The longitudinal correlation analyses confirmed that individual differences in Grade 1 literacy skills in German are related to the foundational skills for literacy in Luxembourgish in preschool. This finding extends previous work highlighting the importance of foundational literacy skills in preschool for literacy development in monolingual contexts (Diamanti et al., 2017; Erdos et al., 2011; Georgiou, et al., 2012) to Luxembourgish children learning to read in German as an additional language. Notably, the pattern of longitudinal cross-linguistic relationships for both groups were stronger than observed in previous multilingual settings (Erdos et al., 2011; Melby-Lervåg and Lervåg, 2011). This is likely explained by the high degree of typological similarity between Luxembourgish and German (Gilles and Trouvain, 2013).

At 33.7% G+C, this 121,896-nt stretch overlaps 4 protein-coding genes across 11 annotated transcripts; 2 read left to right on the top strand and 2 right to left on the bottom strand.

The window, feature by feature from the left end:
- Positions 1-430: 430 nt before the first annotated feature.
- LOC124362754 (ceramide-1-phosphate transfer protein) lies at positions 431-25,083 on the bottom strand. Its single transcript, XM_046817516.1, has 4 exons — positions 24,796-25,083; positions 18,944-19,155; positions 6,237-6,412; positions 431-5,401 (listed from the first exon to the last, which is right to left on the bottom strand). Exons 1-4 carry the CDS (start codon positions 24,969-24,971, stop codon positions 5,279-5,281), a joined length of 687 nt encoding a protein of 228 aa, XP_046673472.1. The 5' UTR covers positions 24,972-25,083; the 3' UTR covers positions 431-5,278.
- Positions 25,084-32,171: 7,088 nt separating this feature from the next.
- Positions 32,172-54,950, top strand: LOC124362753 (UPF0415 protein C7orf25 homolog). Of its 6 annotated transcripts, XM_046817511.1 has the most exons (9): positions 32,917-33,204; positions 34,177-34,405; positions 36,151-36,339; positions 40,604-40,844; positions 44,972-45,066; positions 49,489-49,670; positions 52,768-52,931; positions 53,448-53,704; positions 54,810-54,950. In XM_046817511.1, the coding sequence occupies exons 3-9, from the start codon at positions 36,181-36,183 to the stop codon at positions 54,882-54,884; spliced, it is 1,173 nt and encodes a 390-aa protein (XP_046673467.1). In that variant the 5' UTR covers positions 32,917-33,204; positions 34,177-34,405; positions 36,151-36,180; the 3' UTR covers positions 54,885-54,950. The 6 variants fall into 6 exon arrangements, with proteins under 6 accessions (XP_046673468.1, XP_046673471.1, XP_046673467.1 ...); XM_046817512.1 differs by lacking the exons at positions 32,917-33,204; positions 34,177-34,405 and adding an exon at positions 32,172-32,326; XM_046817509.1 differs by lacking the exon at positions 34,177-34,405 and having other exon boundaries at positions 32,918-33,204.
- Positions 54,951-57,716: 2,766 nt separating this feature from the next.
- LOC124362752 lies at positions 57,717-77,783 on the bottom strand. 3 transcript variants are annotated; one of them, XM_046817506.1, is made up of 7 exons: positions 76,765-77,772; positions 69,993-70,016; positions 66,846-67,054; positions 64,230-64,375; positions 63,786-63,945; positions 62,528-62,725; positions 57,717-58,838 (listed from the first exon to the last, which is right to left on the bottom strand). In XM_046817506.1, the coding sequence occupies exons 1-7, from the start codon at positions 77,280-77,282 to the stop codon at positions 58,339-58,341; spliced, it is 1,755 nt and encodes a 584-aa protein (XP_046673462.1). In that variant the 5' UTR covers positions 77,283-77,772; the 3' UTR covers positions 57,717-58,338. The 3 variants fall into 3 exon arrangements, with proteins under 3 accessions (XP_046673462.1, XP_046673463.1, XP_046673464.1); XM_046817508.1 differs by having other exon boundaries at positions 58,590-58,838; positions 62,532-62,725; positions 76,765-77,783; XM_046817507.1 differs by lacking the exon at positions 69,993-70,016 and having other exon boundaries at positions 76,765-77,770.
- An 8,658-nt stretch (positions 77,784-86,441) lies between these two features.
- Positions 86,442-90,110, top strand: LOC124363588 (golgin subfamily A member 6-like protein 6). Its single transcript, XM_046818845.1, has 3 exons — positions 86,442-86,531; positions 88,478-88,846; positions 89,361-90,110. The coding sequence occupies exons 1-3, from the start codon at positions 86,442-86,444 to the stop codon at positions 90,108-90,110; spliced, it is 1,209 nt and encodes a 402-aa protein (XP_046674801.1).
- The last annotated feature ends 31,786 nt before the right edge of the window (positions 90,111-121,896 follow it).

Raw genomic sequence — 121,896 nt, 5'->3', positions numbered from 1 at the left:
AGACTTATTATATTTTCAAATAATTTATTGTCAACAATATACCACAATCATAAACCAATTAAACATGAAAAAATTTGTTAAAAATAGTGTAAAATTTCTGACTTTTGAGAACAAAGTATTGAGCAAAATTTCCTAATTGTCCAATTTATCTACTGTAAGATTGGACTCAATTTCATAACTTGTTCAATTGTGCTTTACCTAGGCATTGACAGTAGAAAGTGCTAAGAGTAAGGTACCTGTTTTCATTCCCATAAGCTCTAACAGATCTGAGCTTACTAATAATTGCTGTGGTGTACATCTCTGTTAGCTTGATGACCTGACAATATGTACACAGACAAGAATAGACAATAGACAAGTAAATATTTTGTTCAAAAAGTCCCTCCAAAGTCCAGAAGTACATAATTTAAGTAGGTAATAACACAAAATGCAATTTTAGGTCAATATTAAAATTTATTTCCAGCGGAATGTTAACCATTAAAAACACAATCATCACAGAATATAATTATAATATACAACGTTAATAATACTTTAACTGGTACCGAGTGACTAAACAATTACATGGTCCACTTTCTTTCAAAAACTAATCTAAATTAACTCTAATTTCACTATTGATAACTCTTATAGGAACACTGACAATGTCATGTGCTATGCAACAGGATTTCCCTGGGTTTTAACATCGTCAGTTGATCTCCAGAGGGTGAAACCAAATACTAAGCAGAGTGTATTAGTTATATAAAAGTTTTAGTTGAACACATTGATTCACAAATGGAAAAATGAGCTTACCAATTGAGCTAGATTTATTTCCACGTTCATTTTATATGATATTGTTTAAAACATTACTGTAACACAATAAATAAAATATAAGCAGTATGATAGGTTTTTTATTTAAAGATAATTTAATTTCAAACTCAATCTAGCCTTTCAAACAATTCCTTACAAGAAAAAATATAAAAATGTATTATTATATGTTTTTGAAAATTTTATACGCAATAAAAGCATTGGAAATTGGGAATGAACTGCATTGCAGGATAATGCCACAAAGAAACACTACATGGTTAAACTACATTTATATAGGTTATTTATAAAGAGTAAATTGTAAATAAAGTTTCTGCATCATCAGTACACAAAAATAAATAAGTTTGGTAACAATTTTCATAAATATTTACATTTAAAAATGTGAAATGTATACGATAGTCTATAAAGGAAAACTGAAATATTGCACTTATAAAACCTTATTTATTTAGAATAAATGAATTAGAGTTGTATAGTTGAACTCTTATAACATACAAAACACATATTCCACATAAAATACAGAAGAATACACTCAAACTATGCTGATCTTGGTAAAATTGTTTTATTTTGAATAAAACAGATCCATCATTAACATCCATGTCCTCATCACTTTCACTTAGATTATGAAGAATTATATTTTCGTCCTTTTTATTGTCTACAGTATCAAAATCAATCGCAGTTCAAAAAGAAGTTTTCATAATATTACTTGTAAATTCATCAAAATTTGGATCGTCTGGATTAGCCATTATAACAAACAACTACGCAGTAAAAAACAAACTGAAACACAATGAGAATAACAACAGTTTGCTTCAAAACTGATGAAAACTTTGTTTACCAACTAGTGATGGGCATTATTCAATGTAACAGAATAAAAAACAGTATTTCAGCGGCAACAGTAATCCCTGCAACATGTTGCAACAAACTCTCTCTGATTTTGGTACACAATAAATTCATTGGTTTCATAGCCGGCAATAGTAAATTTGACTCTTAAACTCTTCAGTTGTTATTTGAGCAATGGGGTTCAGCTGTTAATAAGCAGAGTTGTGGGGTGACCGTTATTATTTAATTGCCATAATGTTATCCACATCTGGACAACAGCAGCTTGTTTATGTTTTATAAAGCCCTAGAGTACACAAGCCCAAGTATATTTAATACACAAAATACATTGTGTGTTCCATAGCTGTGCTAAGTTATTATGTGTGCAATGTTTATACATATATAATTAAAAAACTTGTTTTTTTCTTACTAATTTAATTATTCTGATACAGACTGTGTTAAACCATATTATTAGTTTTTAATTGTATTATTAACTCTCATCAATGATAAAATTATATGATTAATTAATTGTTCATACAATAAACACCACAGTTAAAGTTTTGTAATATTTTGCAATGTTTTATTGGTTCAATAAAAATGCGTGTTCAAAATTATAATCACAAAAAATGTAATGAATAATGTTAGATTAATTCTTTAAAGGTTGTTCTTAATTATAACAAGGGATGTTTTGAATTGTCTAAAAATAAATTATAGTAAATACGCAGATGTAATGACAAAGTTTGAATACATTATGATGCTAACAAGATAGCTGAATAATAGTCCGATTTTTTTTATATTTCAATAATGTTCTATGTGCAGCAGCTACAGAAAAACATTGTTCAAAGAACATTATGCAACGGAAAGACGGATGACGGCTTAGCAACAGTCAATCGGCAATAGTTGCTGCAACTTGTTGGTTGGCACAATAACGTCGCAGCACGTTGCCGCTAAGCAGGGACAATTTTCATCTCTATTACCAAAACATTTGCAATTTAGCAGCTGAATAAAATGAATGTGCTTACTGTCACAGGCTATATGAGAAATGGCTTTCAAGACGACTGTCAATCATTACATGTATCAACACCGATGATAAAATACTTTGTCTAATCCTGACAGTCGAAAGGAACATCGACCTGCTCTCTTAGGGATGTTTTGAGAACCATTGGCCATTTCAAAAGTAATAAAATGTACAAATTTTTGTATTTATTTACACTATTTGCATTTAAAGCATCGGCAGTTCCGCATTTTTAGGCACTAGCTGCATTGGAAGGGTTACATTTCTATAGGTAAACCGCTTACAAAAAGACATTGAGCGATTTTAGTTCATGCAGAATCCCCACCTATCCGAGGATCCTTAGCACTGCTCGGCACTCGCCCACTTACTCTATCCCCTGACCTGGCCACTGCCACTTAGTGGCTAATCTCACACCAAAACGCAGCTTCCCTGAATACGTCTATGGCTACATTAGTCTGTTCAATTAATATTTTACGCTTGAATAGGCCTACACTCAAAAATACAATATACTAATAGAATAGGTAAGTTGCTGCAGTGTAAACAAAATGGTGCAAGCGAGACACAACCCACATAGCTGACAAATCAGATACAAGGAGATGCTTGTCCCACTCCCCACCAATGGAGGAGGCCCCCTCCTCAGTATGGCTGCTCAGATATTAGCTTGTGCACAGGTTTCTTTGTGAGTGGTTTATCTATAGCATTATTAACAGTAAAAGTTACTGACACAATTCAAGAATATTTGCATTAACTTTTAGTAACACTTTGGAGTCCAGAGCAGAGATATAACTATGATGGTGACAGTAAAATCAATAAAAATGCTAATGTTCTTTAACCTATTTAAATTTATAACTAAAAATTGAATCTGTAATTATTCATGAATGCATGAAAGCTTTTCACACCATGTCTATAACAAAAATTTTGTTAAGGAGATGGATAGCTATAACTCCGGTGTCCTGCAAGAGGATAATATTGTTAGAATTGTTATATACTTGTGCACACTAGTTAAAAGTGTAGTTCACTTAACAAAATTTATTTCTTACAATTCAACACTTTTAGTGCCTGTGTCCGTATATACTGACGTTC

As expected, LSK emerged as a unique predictor of all Grade 1 literary components assessed. This confirms the strong predictive value of preschool LSK for different literacy components in German in Grade 1 (Fricke et al., 2016) and extends previous research to the multilingual context of Luxembourg (Caravolas et al., 2012; Erdos et al., 2011; Landerl et al., 2019; Lerner and Lonigan, 2016). This finding was also unsurprising as the 20 letter-sound correspondences assessed in the current study are identical in Luxembourgish and German and as the role of LSK in learning to read and spell is well understood (see Foulin, 2005).